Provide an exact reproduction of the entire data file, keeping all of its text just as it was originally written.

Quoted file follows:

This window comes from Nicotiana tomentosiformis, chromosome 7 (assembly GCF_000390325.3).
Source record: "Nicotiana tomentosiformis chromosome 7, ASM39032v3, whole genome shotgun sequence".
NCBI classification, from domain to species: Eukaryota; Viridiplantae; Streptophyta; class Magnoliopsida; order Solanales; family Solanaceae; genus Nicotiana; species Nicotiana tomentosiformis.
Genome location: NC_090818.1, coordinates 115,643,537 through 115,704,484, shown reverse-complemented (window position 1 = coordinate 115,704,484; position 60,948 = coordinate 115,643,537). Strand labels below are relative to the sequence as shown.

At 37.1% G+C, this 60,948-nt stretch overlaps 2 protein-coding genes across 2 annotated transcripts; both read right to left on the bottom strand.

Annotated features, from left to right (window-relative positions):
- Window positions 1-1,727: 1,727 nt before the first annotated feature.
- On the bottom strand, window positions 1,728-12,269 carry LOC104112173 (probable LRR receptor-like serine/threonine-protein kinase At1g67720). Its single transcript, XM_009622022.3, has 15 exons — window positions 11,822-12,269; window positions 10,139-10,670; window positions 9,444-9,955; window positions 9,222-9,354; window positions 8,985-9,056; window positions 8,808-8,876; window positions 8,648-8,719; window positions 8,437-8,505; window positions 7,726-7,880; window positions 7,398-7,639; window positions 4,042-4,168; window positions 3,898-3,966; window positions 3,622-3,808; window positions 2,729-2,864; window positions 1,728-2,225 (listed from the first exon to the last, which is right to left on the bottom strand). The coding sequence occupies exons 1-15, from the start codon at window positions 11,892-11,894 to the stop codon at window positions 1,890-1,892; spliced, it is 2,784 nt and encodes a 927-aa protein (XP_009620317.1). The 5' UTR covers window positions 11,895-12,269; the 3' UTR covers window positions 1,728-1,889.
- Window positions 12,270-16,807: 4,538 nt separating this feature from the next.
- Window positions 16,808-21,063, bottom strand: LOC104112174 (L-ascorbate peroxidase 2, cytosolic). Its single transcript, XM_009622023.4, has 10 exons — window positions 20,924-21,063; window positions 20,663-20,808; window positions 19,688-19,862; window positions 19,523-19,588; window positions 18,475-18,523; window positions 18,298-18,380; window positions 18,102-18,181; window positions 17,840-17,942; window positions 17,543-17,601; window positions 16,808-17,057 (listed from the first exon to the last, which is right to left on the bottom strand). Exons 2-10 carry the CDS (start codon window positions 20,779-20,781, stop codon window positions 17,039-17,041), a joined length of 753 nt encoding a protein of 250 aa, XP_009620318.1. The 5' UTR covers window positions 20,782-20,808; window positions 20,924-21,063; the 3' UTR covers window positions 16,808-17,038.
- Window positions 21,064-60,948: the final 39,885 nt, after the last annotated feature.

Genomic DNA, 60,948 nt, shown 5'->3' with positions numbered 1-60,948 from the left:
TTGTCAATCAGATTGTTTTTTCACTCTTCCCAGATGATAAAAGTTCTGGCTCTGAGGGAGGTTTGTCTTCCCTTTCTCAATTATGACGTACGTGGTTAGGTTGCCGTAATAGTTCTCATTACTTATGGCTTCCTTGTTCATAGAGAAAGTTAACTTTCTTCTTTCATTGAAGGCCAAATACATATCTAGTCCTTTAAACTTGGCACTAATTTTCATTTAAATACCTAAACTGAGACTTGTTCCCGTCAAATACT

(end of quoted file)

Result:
This window comes from Nicotiana tomentosiformis, chromosome 7 (assembly GCF_000390325.3).
Source record: "Nicotiana tomentosiformis chromosome 7, ASM39032v3, whole genome shotgun sequence".
NCBI classification, from domain to species: Eukaryota; Viridiplantae; Streptophyta; class Magnoliopsida; order Solanales; family Solanaceae; genus Nicotiana; species Nicotiana tomentosiformis.
Genome location: NC_090818.1, coordinates 115,643,537 through 115,704,484, shown reverse-complemented (window position 1 = coordinate 115,704,484; position 60,948 = coordinate 115,643,537). Strand labels below are relative to the sequence as shown.

At 37.1% G+C, this 60,948-nt stretch overlaps 2 protein-coding genes across 2 annotated transcripts; both read right to left on the bottom strand.

Annotated features, from left to right (window-relative positions):
- Window positions 1-1,727: 1,727 nt before the first annotated feature.
- On the bottom strand, window positions 1,728-12,269 carry LOC104112173 (probable LRR receptor-like serine/threonine-protein kinase At1g67720). Its single transcript, XM_009622022.3, has 15 exons — window positions 11,822-12,269; window positions 10,139-10,670; window positions 9,444-9,955; window positions 9,222-9,354; window positions 8,985-9,056; window positions 8,808-8,876; window positions 8,648-8,719; window positions 8,437-8,505; window positions 7,726-7,880; window positions 7,398-7,639; window positions 4,042-4,168; window positions 3,898-3,966; window positions 3,622-3,808; window positions 2,729-2,864; window positions 1,728-2,225 (listed from the first exon to the last, which is right to left on the bottom strand). The coding sequence occupies exons 1-15, from the start codon at window positions 11,892-11,894 to the stop codon at window positions 1,890-1,892; spliced, it is 2,784 nt and encodes a 927-aa protein (XP_009620317.1). The 5' UTR covers window positions 11,895-12,269; the 3' UTR covers window positions 1,728-1,889.
- Window positions 12,270-16,807: 4,538 nt separating this feature from the next.
- Window positions 16,808-21,063, bottom strand: LOC104112174 (L-ascorbate peroxidase 2, cytosolic). Its single transcript, XM_009622023.4, has 10 exons — window positions 20,924-21,063; window positions 20,663-20,808; window positions 19,688-19,862; window positions 19,523-19,588; window positions 18,475-18,523; window positions 18,298-18,380; window positions 18,102-18,181; window positions 17,840-17,942; window positions 17,543-17,601; window positions 16,808-17,057 (listed from the first exon to the last, which is right to left on the bottom strand). Exons 2-10 carry the CDS (start codon window positions 20,779-20,781, stop codon window positions 17,039-17,041), a joined length of 753 nt encoding a protein of 250 aa, XP_009620318.1. The 5' UTR covers window positions 20,782-20,808; window positions 20,924-21,063; the 3' UTR covers window positions 16,808-17,038.
- Window positions 21,064-60,948: the final 39,885 nt, after the last annotated feature.

Genomic DNA, 60,948 nt, shown 5'->3' with positions numbered 1-60,948 from the left:
TTGTCAATCAGATTGTTTTTTCACTCTTCCCAGATGATAAAAGTTCTGGCTCTGAGGGAGGTTTGTCTTCCCTTTCTCAATTATGACGTACGTGGTTAGGTTGCCGTAATAGTTCTCATTACTTATGGCTTCCTTGTTCATAGAGAAAGTTAACTTTCTTCTTTCATTGAAGGCCAAATACATATCTAGTCCTTTAAACTTGGCACTAATTTTCATTTAAATACCTAAACTGAGACTTGTTCCCGTCAAATACT